July and August came showery and uncertain. In July Angela and I were steered by the weather to the east of the A9 where the vast plateau of A'Bhuidheanach Beag and Carn na Caim is notable chiefly for its emptiness. Even in clear weather, the navigation should not be under-estimated.
The same weather a few weeks later pushed Dolly and me even further east to Glen Clova. The fact that the subsidiary coire is called Glen Doll tickled somebody quite pink.
The Shank of Drumfollow provides an easy way onto the plateau, where both wind and rain were less than we'd expected.
Below the cloudbase we got extensive views from the munros of Driesh (where Dolly found a nice piece of modern art) and Mayar, returning down the Fee Burn with its waterfalls and heather drumlins.
But west is best when the sun does shine, if only for a single day. Angela opted for the Hill of the Thunderbolt, (Sgorr Dhearg and Sgorr Dhonuill) one of the most picturesque mountains in the West Highlands, overlooking the junction of Loch Linnhe and Loch Leven.
Not feeling quite ready for home, but with steady rain forecast for the following day, Dolly and I decided on a bothy night. We broke our journey at Over Phawhope, where we spent a chatty evening with Mark from Dundee.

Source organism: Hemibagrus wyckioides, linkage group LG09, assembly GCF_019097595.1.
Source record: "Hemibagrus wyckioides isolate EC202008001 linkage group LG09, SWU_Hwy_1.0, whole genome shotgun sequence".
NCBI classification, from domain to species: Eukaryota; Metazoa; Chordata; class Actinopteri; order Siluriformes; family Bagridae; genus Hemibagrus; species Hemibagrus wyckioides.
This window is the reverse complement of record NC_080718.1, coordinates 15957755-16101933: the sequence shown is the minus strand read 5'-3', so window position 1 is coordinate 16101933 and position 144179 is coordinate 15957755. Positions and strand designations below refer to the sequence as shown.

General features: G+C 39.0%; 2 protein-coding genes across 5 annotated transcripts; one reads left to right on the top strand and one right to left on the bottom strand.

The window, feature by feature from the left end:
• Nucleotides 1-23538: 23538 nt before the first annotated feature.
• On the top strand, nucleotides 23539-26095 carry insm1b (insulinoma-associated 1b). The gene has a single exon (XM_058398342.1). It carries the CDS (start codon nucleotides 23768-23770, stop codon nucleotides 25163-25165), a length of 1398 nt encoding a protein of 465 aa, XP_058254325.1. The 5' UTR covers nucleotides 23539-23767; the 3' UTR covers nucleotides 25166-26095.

Outside the bothy, the moonless skies cleared completely, showing us millions of stars, the whole Milky Way; and our own insignificance.
Inside the bothy, the wine was comforting and the fire was warm.
September comes next week, and Shakespeare's line on "Summer's lease" will give way to Binyon's........
" Now is the time for the burning of the leaves....."
(But please don't look this up. You might come to the bit which goes
"Stooping and feeble, leaning on a stick,
An old man with his vague feet stirs the dust,"